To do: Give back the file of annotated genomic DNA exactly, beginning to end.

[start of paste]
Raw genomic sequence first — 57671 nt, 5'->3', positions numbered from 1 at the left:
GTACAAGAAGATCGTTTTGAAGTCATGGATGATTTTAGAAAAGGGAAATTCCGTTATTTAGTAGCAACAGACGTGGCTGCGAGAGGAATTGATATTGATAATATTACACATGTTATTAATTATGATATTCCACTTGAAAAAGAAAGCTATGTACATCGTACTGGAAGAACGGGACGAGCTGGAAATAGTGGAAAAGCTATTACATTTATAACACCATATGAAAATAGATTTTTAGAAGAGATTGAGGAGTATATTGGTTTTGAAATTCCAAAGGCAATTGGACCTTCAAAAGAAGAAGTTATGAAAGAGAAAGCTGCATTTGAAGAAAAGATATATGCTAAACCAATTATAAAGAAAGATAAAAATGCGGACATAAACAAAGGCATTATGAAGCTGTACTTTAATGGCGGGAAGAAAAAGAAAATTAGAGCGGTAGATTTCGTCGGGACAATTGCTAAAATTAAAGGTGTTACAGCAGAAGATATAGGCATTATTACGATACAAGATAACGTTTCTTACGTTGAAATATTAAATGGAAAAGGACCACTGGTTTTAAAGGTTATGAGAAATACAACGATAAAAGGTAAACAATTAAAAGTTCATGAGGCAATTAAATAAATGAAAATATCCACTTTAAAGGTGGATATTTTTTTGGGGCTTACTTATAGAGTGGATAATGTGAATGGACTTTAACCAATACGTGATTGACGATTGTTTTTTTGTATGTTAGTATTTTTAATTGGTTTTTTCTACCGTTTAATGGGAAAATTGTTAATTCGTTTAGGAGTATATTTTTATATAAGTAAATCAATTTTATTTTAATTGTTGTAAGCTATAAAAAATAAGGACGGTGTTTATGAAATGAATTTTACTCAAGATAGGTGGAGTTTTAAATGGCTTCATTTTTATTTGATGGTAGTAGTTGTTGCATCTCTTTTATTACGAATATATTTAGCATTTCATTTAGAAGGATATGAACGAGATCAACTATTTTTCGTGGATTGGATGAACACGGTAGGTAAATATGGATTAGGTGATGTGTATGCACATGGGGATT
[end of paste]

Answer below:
Raw genomic sequence first — 57671 nt, 5'->3', positions numbered from 1 at the left:
GTACAAGAAGATCGTTTTGAAGTCATGGATGATTTTAGAAAAGGGAAATTCCGTTATTTAGTAGCAACAGACGTGGCTGCGAGAGGAATTGATATTGATAATATTACACATGTTATTAATTATGATATTCCACTTGAAAAAGAAAGCTATGTACATCGTACTGGAAGAACGGGACGAGCTGGAAATAGTGGAAAAGCTATTACATTTATAACACCATATGAAAATAGATTTTTAGAAGAGATTGAGGAGTATATTGGTTTTGAAATTCCAAAGGCAATTGGACCTTCAAAAGAAGAAGTTATGAAAGAGAAAGCTGCATTTGAAGAAAAGATATATGCTAAACCAATTATAAAGAAAGATAAAAATGCGGACATAAACAAAGGCATTATGAAGCTGTACTTTAATGGCGGGAAGAAAAAGAAAATTAGAGCGGTAGATTTCGTCGGGACAATTGCTAAAATTAAAGGTGTTACAGCAGAAGATATAGGCATTATTACGATACAAGATAACGTTTCTTACGTTGAAATATTAAATGGAAAAGGACCACTGGTTTTAAAGGTTATGAGAAATACAACGATAAAAGGTAAACAATTAAAAGTTCATGAGGCAATTAAATAAATGAAAATATCCACTTTAAAGGTGGATATTTTTTTGGGGCTTACTTATAGAGTGGATAATGTGAATGGACTTTAACCAATACGTGATTGACGATTGTTTTTTTGTATGTTAGTATTTTTAATTGGTTTTTTCTACCGTTTAATGGGAAAATTGTTAATTCGTTTAGGAGTATATTTTTATATAAGTAAATCAATTTTATTTTAATTGTTGTAAGCTATAAAAAATAAGGACGGTGTTTATGAAATGAATTTTACTCAAGATAGGTGGAGTTTTAAATGGCTTCATTTTTATTTGATGGTAGTAGTTGTTGCATCTCTTTTATTACGAATATATTTAGCATTTCATTTAGAAGGATATGAACGAGATCAACTATTTTTCGTGGATTGGATGAACACGGTAGGTAAATATGGATTAGGTGATGTGTATGCACATGGGGATT